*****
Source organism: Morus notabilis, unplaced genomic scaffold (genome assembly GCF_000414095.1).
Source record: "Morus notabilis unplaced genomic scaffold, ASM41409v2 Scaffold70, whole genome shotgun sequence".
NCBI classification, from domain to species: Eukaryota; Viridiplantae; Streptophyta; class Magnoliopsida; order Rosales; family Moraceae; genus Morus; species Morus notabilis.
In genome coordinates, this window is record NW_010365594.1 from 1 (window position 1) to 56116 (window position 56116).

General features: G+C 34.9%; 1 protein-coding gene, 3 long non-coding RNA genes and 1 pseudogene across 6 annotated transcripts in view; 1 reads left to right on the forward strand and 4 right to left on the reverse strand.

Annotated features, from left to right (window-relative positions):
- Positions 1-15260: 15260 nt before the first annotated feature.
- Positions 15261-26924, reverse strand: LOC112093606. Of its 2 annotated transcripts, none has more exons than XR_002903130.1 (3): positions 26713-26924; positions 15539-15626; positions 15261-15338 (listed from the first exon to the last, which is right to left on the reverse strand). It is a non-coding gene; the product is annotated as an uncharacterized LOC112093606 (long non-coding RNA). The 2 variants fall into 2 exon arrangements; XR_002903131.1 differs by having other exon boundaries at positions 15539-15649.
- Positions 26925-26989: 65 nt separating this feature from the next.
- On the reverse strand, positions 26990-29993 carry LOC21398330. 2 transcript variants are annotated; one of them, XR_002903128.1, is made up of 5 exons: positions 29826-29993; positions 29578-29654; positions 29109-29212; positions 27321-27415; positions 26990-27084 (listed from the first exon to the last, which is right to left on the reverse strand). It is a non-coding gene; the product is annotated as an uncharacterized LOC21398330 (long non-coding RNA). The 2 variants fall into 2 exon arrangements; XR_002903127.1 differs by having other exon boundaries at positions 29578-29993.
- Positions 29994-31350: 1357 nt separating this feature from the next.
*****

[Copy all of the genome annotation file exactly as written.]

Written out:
Source organism: Morus notabilis, unplaced genomic scaffold (genome assembly GCF_000414095.1).
Source record: "Morus notabilis unplaced genomic scaffold, ASM41409v2 Scaffold70, whole genome shotgun sequence".
NCBI classification, from domain to species: Eukaryota; Viridiplantae; Streptophyta; class Magnoliopsida; order Rosales; family Moraceae; genus Morus; species Morus notabilis.
In genome coordinates, this window is record NW_010365594.1 from 1 (window position 1) to 56116 (window position 56116).

General features: G+C 34.9%; 1 protein-coding gene, 3 long non-coding RNA genes and 1 pseudogene across 6 annotated transcripts in view; 1 reads left to right on the forward strand and 4 right to left on the reverse strand.

Annotated features, from left to right (window-relative positions):
- Positions 1-15260: 15260 nt before the first annotated feature.
- Positions 15261-26924, reverse strand: LOC112093606. Of its 2 annotated transcripts, none has more exons than XR_002903130.1 (3): positions 26713-26924; positions 15539-15626; positions 15261-15338 (listed from the first exon to the last, which is right to left on the reverse strand). It is a non-coding gene; the product is annotated as an uncharacterized LOC112093606 (long non-coding RNA). The 2 variants fall into 2 exon arrangements; XR_002903131.1 differs by having other exon boundaries at positions 15539-15649.
- Positions 26925-26989: 65 nt separating this feature from the next.
- On the reverse strand, positions 26990-29993 carry LOC21398330. 2 transcript variants are annotated; one of them, XR_002903128.1, is made up of 5 exons: positions 29826-29993; positions 29578-29654; positions 29109-29212; positions 27321-27415; positions 26990-27084 (listed from the first exon to the last, which is right to left on the reverse strand). It is a non-coding gene; the product is annotated as an uncharacterized LOC21398330 (long non-coding RNA). The 2 variants fall into 2 exon arrangements; XR_002903127.1 differs by having other exon boundaries at positions 29578-29993.
- Positions 29994-31350: 1357 nt separating this feature from the next.